IBM signs up to support genomic research into pediatric conditions


IBM ($IBM) has entered into a 5-year collaboration with the University of Calgary. The alliance will see IBM install computing and storage infrastructure at the university to support its research into the genetics of conditions including autism.

Researchers have examined the genetics causes of cases at Alberta Children’s Hospital for years, but there are still major gaps in its, and the wider pediatric community’s, understanding of what causes some conditions. One in four children admitted to the hospital has an illness that is either undiagnosed or unknown, a fact that underpins researchers’ desire to improve their genomic analysis capabilities. This is where IBM comes in.

The IT veteran is installing computing infrastructure running its POWER8 line of high-end processors at the hospital. IBM is also setting the hospital’s research wing up with storage capacity and software to analyze the data it houses. The expectation is that the new capabilities will cut the time it takes for researchers to investigate the genetic and environmental factors that could be at the root of an array of childhood conditions.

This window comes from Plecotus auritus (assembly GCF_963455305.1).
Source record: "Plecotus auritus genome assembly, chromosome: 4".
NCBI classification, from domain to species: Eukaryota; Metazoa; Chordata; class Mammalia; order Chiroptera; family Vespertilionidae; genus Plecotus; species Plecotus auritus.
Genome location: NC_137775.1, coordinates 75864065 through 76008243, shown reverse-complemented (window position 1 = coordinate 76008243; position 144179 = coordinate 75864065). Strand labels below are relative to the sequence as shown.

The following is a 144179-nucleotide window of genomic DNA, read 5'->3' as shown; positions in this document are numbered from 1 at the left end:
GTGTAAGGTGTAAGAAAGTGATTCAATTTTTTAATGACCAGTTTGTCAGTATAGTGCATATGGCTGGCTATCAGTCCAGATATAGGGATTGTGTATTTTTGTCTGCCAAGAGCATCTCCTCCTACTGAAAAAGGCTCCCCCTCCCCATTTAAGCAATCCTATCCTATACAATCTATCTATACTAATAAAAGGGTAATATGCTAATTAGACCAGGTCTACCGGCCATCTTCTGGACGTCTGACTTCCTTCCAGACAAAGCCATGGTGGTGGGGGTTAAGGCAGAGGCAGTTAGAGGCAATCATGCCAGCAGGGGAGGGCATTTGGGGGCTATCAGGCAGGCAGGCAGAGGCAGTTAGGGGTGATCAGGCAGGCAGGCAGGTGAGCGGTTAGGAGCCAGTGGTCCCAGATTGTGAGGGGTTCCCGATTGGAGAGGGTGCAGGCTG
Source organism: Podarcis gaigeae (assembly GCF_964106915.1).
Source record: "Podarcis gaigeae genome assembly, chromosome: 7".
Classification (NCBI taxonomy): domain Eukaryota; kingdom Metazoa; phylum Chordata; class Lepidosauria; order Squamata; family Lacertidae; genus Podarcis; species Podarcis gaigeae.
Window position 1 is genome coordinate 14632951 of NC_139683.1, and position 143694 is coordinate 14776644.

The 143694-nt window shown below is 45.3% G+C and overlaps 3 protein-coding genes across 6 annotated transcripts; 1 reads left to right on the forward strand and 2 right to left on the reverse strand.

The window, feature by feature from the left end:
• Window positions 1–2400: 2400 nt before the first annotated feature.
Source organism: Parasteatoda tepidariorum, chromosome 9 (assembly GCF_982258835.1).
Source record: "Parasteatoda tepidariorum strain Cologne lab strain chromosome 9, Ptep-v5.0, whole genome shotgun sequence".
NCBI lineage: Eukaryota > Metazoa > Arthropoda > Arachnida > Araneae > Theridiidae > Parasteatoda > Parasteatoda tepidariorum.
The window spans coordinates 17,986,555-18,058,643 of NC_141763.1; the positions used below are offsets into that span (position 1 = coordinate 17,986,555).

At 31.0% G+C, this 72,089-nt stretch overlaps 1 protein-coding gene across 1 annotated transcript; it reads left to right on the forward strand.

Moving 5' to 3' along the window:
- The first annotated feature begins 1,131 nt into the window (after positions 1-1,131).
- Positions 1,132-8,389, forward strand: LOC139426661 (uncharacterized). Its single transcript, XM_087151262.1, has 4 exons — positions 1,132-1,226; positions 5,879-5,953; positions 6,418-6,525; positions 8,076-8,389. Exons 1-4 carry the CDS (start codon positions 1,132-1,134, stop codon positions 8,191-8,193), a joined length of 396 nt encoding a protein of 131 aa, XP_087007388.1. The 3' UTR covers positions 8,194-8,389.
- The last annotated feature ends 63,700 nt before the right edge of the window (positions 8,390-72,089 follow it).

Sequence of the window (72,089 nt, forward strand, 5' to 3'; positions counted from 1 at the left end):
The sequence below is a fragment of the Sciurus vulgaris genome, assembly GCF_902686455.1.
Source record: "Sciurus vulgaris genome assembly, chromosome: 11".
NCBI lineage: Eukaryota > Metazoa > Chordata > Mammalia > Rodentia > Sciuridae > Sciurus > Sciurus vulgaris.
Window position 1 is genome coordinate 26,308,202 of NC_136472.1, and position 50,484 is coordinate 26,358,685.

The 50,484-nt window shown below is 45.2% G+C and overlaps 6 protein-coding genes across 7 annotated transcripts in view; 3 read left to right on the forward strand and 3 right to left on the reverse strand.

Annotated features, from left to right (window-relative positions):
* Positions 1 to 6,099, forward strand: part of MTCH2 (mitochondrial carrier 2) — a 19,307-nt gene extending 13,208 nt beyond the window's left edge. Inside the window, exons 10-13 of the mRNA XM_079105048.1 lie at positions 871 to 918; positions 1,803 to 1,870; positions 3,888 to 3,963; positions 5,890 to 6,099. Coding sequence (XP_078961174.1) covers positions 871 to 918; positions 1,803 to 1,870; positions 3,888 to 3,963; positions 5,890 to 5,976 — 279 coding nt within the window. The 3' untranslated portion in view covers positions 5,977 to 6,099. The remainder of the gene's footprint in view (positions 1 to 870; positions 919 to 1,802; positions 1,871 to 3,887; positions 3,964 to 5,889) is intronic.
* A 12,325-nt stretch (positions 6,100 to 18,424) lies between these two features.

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“Advances in our ability to capture and analyze data have truly cross-cutting effects for research programs throughout the university,” Ed McCauley, VP of research at the University of Calgary, said in a statement. “This collaboration will not only allow researchers to sort through larger data sets and provide advanced skill development opportunities for our trainees, it will increase capacity for genomics work in Calgary.”

The team in Calgary has earmarked the use of the new capabilities for three projects. Dr. Micheil Innes, whose research into autism was cited by the university as an example of what it hopes to achieve by working with IBM, is among the researchers set to benefit from access to the new tools and infrastructure.

- read IBM’s release
- and the university’s statement

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Cleveland Clinic teams with IBM to use Watson in genomics cancer research


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